This morning we hit an all time low of sorts. The novelty of eating out for every meal has worn off, and cold sandwiches and salads, made in the apartment, aren’t exactly comfort foods.
Stray had slept in for a change and felt like eggs for breakfast. How are we going to cook them? Our cooking facilities total a toaster and an electric kettle. After fossicking around he came up with this....
|Notice how white the tile grout is Mum!|
OK, ignore the jar of Vegemite, the thing on the left containing the presently uncracked egg is a cut down plastic drink bottle. The theory: grease the container with butter, crack the egg in and place it in the metal cup of boiling water.
Of course it had to be weighted down...
with a heavy object to stop it bobbling to the top.
Looks like it’s working????
After a couple changes of boiling water and five minutes later, he had this. A little runny...could have done with a minute more, but very edible.
We now have one of these.
An induction cook top named Otto. I know nothing about these and the instruction manual is in Thai, as one would expect. I fast forward to some pictures, pictures are easy. I thought I should start with the drawings of cooking pots with the ‘don’t go there’ crosses over them. Like this, but replace the dog with various shaped cooking pots.
After half an hour of translating, I know that the little picture pots were made of glass, ceramic, copper, aluminium (shouldn’t be cooking in that anyway) or a round bottomed wok! DON'T COOK IN THESE. So what is induction? Simply put it’s where the heat is generated within the cooking pot...not by the surface of the cook top. Huh?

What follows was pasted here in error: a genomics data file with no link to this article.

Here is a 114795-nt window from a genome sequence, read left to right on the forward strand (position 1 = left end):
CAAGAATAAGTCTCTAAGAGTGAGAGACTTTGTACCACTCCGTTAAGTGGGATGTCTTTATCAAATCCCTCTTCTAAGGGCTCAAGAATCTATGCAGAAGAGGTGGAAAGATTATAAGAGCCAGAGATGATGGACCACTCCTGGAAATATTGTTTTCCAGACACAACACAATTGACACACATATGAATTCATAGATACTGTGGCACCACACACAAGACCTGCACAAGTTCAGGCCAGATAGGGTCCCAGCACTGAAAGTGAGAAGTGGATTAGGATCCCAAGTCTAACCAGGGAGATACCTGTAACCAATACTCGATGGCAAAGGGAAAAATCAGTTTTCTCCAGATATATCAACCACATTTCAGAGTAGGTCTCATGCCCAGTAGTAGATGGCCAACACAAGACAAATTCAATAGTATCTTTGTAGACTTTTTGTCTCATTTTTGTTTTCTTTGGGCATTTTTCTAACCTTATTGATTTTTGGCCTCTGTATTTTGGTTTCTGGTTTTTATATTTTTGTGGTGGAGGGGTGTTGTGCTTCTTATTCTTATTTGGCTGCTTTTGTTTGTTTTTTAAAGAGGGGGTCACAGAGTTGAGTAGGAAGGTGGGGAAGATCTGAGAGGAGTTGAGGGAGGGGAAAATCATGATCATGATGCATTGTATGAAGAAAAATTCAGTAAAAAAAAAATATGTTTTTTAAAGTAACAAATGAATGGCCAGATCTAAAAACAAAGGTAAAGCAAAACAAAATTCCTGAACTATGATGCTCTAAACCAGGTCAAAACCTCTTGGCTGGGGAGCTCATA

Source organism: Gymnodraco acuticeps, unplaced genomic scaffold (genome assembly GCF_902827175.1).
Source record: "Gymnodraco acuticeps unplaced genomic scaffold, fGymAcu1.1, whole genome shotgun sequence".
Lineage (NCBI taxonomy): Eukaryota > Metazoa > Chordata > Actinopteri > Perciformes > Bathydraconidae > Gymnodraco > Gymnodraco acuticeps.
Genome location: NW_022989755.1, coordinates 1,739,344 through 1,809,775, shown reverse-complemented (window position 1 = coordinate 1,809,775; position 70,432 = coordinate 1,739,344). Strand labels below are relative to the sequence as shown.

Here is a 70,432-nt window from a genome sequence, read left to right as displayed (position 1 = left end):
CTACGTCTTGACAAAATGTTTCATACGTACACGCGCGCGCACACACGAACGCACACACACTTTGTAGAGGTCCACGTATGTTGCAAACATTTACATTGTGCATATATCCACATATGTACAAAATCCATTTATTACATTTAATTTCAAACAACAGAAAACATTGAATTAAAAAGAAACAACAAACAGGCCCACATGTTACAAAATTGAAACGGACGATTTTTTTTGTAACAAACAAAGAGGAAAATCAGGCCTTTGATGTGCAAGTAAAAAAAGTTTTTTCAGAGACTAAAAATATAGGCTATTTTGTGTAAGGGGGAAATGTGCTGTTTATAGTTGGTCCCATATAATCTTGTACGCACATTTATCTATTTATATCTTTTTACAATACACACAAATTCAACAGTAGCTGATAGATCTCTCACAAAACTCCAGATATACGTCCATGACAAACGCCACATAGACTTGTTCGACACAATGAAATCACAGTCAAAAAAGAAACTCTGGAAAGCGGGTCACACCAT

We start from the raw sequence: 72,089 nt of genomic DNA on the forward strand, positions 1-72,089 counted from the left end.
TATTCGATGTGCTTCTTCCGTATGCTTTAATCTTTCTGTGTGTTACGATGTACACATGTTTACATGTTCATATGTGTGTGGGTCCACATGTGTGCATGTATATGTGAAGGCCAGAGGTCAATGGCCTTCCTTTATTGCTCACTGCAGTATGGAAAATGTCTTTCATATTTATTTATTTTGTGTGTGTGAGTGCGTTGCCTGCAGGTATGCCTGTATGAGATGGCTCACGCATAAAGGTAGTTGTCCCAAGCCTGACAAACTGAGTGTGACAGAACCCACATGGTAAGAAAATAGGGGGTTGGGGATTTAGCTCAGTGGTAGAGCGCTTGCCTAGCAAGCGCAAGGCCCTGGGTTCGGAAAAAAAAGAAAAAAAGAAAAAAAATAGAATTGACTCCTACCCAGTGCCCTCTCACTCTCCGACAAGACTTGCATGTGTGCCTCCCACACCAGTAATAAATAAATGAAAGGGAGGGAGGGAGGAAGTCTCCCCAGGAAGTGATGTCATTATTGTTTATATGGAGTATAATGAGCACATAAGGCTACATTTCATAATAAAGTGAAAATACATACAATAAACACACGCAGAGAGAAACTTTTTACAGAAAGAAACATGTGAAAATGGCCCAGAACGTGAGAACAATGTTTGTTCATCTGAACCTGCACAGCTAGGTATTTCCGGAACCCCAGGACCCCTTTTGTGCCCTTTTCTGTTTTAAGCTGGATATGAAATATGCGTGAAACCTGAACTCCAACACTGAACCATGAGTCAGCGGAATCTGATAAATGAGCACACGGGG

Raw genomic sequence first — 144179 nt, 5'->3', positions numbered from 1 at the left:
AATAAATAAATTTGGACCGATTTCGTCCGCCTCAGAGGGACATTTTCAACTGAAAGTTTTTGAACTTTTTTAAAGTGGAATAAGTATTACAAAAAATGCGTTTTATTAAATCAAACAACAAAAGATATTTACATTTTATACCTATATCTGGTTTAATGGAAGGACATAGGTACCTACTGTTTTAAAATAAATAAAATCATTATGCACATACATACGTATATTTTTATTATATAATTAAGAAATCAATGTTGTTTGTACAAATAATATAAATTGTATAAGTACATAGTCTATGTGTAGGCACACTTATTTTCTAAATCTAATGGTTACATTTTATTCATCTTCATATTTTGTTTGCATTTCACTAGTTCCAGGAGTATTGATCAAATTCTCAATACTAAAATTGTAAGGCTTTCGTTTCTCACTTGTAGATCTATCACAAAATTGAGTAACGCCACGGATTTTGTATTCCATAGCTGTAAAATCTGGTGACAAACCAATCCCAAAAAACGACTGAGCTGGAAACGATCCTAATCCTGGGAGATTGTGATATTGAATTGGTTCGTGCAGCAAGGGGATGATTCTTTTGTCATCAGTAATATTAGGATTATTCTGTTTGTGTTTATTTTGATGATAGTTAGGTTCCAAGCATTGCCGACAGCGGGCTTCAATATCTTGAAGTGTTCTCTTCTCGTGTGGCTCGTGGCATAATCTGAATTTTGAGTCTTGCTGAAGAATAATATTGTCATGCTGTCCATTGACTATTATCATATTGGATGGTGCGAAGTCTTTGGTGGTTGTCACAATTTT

Apparently there’s a curly thing of copper wire inside...Wiki can explain the rest:
"An alternating electric current is made to flow through the coil, which produces an oscillating magnetic field which creates heat in the cooking vessel over it in two different ways. Principally, it induces an electric current in the pot, which produces resistive heating proportional to the square of the current and to the electrical resistance of the vessel. Secondly, it also creates magnetic hysteresis losses in the pot due to its ferromagnetic nature. The first effect dominates: hysteresis losses typically account for less than ten percent of the total heat generated."
Cool...so, what can I cook in? Anything I can stick a fridge magnet to! Thank god it came with its own pot.
Induction cooking is said to be much safer (burning myself wise) and more energy efficient. It’s also meant to be really smart, sensing if there’s even a pot on it, or not...or if you’ve burnt your dinner dry! I wonder if it cleans itself?
We haven’t used it yet...I’m still translating the control knobs...SERIOUSLY!
Snap's other blog Chiang Mai Thai